In this clip, we are looking at shooting portraits in manual or M mode.
If you’re a beginner and you’d like to know what the range of modes do, take a look my clip ‘What do camera modes mean?’
So what’s so special about manual mode?
Well, it’s the only mode that gives you full creative control over each of the holy trinity of ISO, aperture and shutter speed. Unlike in the other modes, you are not relying on the camera to decide anything – and that’s good.
A word of warning though. Shooting in manual mode isn’t for the beginner, so I would suggest you first get an understanding of:
- what most of the buttons and wheels on your camera do, and…
- the concepts of ISO, shutter speed and aperture. I have videos on each of these that should help.
So this is my approach to shooting portraits in manual mode:
Keep it RAW
Make sure you are shooting RAW files. RAW, compared with jpeg, have lots of depth. This means more latitude to make adjustments to exposure in post-production (making the image brighter or darker) without losing detail in the shadows and highlights. Remember, even the best photographers don’t get a perfect exposure every time.
Next, think about light and ISO. Always choose the lowest ISO you can get away with. If it’s a bright sunny day, it’ll be 100; in the shade on a bright sunny day, probably 400. We can adjust ISO later if necessary, but it’s crucial to set it before you think about anything else.
Next set aperture. If we were shooting an action shot – and were interested in freezing or blurring the movement – we’d set shutter speed.
But a portrait subject is usually fairly static, so our priority is depth of field – how sharp or blurry we want the background to be. And this is controlled by aperture. So we widen the aperture (set to a lower number) for more blurry; and narrow it (set to a higher number) for a sharper background.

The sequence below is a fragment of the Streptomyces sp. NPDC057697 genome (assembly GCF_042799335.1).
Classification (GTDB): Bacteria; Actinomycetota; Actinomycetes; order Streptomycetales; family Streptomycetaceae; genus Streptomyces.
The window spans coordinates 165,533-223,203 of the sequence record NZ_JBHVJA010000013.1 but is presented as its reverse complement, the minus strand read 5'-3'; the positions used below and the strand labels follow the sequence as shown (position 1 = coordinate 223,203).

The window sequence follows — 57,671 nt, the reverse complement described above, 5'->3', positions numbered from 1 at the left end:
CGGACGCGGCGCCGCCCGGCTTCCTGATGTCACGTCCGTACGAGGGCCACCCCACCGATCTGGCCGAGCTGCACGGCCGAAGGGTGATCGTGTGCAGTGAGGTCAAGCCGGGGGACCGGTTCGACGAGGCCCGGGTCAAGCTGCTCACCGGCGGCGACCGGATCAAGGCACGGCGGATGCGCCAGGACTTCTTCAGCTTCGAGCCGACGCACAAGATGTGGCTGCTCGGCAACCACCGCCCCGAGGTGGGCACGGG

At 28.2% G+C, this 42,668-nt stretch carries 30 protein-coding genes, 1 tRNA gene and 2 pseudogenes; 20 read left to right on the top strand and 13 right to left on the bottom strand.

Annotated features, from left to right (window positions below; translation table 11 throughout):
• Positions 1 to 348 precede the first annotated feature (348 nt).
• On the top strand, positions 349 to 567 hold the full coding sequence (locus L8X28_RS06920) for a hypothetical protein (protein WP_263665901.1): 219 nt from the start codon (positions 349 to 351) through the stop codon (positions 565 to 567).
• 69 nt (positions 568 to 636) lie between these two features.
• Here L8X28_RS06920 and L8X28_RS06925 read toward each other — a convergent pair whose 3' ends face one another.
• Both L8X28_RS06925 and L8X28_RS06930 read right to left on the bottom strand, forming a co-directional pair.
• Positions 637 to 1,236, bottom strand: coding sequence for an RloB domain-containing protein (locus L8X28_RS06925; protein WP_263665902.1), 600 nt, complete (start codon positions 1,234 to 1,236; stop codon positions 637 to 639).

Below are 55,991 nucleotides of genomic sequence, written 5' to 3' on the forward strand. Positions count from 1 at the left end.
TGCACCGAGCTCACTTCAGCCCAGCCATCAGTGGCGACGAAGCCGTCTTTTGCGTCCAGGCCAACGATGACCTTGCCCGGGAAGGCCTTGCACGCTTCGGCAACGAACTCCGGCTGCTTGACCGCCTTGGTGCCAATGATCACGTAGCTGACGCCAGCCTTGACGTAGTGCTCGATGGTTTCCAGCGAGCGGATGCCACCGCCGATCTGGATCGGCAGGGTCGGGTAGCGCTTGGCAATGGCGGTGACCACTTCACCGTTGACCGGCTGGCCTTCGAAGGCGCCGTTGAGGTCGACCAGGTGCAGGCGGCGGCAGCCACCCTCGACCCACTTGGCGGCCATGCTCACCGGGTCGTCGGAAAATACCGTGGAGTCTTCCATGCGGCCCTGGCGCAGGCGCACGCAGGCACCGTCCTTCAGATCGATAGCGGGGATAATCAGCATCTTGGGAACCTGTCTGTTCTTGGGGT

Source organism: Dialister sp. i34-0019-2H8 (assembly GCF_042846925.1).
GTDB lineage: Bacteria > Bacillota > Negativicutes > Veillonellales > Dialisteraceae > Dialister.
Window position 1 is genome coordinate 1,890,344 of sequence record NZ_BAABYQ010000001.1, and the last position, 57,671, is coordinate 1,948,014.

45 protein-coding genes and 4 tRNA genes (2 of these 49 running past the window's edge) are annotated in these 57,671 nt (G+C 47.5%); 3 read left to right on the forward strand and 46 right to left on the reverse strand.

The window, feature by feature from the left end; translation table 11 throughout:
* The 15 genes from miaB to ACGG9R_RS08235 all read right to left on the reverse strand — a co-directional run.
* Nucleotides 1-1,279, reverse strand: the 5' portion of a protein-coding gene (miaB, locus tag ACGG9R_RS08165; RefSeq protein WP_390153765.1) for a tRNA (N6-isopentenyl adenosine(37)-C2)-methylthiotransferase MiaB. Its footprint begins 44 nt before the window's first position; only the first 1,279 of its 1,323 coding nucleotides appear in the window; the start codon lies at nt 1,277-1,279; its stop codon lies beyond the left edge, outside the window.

Here I’ve gone for f5.6 – a mid-range aperture that should give a little blur to the background.
Here I’ve gone for f4 – that should give some nice soft blur to the background.
Here I’ve gone for f3.2 – that should give some a soft blur to the background.
So, we’ve set ISO and aperture. But how to get the correct shutter speed for the right exposure? Here, there are a number of methods but we’ll look at two: trial and error and using a light meter.
Trial and error
First, trial and error. It’s not perfect but in the digital age it’s probably the most popular option.
Shutter speed for portraits is actually quite straight forward. Generally, you don’t want a speed that is so slow that small movements by your subject will create blur – so I’d say try to stay above 1/100th of a second. You also don’t want a speed that is less than the focal length of your lens – that means camera shake. So for example, I never shoot with my 135 lens at less than 1/160th.
But for creative purposes there’s nothing to be gained from a high shutter speed, say of 1/500th of a second. That speed would also mean shooting in blinding sunlight, which is horribly squinty for your portrait subject.
So I’m shooting with my 24 – 70mm lens at 1/125th. Let’s take a test shot. Remember to view the screen in the shade or where the light’s not too glaring. Forget the background – concentrate on the subject – are they too bright or too dark?
In this case, the image is too bright. So I could increase the shutter speed. That will help with exposure but it’s not going to do anything for the quality of the image. So what would? Well, I could always reduce the ISO – that would adjust exposure and also reduce the amount of noise in the shot, so it’s a win-win.
Keep taking test shots and adjusting until it looks right. Remember this method is not perfect. Depending on the light in which you are viewing the LCD screen, the quality of the screen and how it’s set, it can be at best a rough guide.
Instead, you could opt for …
A handheld light meter. For portraits especially, it gives you really reliable exposures. In brief, the meter in a camera measures reflective light, the light reflecting off things, whereas a handheld light meter measures ‘ambient’ light, so the amount of light hitting your subject. This is a more reliable measure.
To use your handheld light meter, follow the same procedure as on your camera in M mode: set ISO, decide on aperture, carefully position the meter in front of your portrait subject’s noise, pointing towards the camera and press the button. It will give you the right reading for shutter speed. If the shutter speed is unnecessarily high (ie. it’s not going to improve the quality of the image), reduce ISO and try again.
Then simply set your camera to the same numbers and away you go.
So I hope that was useful. Thanks and happy shooting!